Are you thinking about taking advantage of the US graduate visa upon finishing college? Or perhaps you need a break before final year to refocus, get some experience and adventure? Whatever your reasons for wanderlust I hope that over this series of posts on the J1 Graduate Internship Visa I can shed some light on the application process, arrival tips, job hunting suggestions and a guide to general survival in this strange and wonderful foreign place.
Deciding to move to San Francisco was a challenging decision emotionally but, thankfully, logistically it was pretty simple. A couple of forms to be filled in, money to be paid and bags to be packed—it can be stressful if you let it be but on the whole the process was very simple and pain free.
Today, let’s talk preliminary steps.
In order to be eligible for this particular visa you must be enrolled in college or have graduated within one year of your arrival into the United States. Lots of our friends here completed undergraduate degrees and then masters before coming to SF. Rich had graduated almost a year prior to our departure whereas I had only a couple of days before. Another of our friends is taking a year between his third and fourth years of a five year programme. So long as your fall into the eligibility category there is no right or wrong time to come.
Once you determine if you are eligible for a visa the next step is to work out if and how you can afford it. Look at your income, figure out your outgoings and work out a savings plan. This sounds boring but it’ll save you stressing about money down the line (or worse, having to take out a loan). While the initial cost of the visa is not huge you also need a significant amount of money to get you going. If the visa costs €2,000 then I would multiply this number by at least 2.5 and factor that into your savings. I worked throughout my final year of college and saved like crazy all summer long, taking on as many jobs as I could handle to make it all work.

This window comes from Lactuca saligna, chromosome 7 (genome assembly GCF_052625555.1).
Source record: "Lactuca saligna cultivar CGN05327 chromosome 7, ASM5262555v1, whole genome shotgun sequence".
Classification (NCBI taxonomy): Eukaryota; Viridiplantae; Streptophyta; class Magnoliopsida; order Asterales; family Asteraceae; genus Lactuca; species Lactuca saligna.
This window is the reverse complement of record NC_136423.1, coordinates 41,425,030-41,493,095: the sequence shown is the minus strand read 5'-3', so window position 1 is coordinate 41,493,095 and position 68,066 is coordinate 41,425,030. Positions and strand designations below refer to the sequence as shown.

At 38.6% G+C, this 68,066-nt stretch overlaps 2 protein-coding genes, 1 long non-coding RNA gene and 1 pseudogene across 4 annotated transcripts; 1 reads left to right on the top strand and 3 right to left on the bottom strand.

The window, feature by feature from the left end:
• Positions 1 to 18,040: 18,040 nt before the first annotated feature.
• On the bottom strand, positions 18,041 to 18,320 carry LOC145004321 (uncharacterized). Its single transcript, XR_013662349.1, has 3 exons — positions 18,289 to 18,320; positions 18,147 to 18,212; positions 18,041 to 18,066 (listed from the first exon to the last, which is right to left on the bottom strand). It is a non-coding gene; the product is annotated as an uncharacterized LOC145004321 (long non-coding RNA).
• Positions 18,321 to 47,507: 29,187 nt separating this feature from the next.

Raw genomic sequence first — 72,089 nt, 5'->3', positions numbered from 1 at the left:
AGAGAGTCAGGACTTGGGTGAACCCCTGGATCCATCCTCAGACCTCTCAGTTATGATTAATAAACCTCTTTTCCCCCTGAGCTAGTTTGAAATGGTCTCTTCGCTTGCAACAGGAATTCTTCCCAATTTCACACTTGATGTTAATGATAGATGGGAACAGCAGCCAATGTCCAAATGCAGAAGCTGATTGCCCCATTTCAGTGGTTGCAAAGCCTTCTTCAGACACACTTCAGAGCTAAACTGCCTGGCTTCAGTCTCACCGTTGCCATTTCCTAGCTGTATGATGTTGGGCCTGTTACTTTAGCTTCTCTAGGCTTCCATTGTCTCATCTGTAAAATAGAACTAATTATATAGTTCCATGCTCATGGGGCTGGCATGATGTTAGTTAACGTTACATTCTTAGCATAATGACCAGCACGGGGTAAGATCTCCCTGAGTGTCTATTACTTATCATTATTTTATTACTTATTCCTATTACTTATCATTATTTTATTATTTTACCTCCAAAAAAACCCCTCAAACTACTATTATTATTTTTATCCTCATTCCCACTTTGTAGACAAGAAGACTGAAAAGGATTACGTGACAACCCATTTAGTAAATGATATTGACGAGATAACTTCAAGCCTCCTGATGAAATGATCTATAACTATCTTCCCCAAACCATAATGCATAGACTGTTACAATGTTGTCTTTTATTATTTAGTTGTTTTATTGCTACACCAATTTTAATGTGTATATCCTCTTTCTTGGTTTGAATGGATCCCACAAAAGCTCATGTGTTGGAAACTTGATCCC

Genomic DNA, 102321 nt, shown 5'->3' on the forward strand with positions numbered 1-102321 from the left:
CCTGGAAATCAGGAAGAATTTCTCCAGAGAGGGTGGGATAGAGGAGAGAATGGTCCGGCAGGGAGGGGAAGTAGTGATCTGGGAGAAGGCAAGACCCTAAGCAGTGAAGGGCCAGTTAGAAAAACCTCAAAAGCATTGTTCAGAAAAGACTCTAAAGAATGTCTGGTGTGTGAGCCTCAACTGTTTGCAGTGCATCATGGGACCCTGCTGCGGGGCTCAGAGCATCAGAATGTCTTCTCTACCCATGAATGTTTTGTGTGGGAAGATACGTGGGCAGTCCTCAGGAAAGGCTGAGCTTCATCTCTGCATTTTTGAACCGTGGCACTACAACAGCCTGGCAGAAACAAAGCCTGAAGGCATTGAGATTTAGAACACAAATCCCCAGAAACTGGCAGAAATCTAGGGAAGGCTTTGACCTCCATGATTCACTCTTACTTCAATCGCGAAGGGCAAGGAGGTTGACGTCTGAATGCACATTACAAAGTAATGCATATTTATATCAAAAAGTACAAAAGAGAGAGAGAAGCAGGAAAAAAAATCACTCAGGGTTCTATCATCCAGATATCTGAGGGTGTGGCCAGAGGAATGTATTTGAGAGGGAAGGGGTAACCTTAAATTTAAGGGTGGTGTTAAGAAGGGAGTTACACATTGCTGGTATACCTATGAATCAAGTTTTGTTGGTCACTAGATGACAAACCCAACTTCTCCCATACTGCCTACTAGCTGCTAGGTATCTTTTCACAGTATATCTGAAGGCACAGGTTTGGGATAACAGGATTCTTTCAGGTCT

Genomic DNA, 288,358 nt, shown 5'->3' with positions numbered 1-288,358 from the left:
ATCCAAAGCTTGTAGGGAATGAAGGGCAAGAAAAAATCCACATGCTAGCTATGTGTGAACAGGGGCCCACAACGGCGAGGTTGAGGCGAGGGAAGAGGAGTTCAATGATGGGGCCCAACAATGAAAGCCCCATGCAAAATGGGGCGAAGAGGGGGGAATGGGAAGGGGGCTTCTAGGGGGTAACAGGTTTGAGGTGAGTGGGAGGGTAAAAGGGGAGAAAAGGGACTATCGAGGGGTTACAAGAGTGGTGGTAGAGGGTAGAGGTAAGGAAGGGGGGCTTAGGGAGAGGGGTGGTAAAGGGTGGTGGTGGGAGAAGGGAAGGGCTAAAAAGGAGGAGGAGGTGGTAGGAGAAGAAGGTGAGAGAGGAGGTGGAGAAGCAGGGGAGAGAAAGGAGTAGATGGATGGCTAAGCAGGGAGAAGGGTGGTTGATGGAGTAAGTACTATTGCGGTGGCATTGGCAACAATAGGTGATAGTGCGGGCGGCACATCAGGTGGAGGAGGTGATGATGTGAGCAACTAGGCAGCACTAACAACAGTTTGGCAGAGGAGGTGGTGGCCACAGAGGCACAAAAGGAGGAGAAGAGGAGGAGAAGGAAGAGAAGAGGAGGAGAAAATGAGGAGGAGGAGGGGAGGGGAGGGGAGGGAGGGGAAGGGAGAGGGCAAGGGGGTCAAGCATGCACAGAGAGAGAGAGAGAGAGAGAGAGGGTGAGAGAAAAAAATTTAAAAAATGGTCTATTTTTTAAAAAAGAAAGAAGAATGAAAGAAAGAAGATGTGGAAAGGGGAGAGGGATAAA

There are two ways (that I know of) to get a J1 Graduate Internship Visa, through USIT and through the Irish Pastoral Centre. Both myself and Rich and most of our friends went through USIT. It is less flexible because you must take whatever flights USIT book for you within you specified date range (the IPC allow you to book your own flights which can sometimes work out cheaper) but I found them to be exceptionally helpful, forthcoming with information and quick to respond to my hundreds of questions. It’s good to look at both options and pick whatever suits you best. USIT allows you to pay your visa off in stages, first a deposit and then the rest by a specified date. This allows you to get a chunk of the expenses out of the way so you’re left saving for your time in the States. We paid a little over €2,000 for our visa with USIT—this includes flights, health insurance and the visa itself.
I’ll leave it there for now before your brains melt with all the details. Next week I’ll get into the application process, embassy interview and pre-departure to-dos.